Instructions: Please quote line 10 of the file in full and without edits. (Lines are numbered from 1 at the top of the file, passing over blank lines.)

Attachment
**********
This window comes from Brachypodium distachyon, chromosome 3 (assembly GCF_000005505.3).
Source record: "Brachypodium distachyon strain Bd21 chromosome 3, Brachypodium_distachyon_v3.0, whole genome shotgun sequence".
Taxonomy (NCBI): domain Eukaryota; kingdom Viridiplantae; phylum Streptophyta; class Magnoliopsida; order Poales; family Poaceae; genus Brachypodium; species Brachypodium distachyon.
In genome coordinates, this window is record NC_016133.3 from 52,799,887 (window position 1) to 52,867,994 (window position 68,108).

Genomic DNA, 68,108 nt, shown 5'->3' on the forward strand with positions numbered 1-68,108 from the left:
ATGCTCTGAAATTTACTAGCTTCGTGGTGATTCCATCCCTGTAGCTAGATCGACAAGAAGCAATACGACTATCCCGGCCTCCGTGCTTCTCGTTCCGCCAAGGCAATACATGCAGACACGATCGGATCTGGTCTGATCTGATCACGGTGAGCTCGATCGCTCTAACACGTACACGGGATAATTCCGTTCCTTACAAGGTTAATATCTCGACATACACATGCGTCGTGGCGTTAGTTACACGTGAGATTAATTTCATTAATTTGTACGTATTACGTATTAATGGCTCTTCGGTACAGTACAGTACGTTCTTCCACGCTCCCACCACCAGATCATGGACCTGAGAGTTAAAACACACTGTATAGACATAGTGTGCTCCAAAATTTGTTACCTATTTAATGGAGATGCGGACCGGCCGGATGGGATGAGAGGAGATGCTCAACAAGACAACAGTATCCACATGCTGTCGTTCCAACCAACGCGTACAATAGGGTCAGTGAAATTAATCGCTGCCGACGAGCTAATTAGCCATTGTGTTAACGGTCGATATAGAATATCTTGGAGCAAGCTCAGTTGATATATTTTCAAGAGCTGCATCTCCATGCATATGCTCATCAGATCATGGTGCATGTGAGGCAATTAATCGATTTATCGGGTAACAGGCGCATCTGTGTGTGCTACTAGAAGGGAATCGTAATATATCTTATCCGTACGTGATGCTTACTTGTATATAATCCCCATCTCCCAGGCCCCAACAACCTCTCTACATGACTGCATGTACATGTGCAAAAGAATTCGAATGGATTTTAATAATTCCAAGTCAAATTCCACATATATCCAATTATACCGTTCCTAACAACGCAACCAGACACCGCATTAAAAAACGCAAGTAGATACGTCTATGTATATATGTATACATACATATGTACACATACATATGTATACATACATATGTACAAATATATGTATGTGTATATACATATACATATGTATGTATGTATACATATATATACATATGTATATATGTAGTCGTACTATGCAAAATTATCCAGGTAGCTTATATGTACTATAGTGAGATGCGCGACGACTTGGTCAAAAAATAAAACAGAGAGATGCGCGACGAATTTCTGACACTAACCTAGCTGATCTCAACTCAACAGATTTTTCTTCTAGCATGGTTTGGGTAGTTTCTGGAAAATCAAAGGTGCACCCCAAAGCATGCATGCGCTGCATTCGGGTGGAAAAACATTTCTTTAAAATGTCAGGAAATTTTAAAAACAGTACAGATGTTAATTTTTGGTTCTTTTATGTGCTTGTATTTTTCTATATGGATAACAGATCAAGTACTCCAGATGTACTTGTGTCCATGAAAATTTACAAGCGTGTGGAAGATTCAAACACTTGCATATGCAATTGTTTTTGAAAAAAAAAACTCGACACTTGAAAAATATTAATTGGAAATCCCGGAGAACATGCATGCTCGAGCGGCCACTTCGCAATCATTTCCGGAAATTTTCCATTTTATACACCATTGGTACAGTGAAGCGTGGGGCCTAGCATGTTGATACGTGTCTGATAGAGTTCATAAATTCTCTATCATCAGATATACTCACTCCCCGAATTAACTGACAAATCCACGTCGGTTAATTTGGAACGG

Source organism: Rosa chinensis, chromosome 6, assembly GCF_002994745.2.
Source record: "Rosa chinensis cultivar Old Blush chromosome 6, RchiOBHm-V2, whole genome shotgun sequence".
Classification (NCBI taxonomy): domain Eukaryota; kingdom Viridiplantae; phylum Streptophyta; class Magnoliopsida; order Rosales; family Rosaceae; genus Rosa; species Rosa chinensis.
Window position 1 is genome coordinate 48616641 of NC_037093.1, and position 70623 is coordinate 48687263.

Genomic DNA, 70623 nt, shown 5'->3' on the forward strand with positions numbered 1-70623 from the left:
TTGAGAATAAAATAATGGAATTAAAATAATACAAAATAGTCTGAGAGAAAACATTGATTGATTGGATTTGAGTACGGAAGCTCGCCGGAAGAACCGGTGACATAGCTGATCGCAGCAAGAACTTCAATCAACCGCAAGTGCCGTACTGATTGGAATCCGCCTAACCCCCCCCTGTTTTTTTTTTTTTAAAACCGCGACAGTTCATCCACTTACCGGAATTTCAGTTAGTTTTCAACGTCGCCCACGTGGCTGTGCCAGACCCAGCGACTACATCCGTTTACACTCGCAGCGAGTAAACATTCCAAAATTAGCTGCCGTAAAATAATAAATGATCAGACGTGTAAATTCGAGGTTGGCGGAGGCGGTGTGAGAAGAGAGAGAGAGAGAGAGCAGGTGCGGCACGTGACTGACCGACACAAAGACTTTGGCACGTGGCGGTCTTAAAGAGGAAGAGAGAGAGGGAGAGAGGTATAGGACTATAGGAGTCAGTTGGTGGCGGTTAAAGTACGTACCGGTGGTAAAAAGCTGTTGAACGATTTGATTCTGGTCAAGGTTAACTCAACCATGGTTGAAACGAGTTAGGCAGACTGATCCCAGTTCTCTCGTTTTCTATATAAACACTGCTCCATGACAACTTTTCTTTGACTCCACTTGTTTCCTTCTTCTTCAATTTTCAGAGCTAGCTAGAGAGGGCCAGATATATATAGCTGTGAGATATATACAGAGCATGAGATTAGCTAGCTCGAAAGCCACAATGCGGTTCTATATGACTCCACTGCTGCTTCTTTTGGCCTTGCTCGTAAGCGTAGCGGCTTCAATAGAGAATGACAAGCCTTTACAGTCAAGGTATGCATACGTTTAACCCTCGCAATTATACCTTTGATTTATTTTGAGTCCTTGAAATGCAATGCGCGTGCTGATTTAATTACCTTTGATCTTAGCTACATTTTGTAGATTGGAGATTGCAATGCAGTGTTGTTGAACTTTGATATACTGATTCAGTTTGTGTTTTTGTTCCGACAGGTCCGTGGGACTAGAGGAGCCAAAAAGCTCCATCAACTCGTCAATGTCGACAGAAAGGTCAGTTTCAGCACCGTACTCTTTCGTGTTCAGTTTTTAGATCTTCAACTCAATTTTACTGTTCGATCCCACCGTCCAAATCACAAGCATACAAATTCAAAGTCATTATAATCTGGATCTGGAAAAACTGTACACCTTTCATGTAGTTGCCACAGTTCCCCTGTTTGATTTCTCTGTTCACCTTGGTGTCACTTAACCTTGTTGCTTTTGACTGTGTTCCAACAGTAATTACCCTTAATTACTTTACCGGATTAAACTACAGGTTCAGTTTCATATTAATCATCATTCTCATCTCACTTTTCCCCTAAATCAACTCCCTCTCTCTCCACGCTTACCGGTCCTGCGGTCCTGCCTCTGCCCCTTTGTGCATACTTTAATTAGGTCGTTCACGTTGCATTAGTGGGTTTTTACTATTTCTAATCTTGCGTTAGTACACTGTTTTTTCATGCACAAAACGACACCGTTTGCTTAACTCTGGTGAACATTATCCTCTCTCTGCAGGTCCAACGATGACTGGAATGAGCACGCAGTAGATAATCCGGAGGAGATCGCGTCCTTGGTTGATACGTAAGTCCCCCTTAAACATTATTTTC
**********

Window position 1 is genome coordinate 48616641 of NC_037093.1, and position 70623 is coordinate 48687263.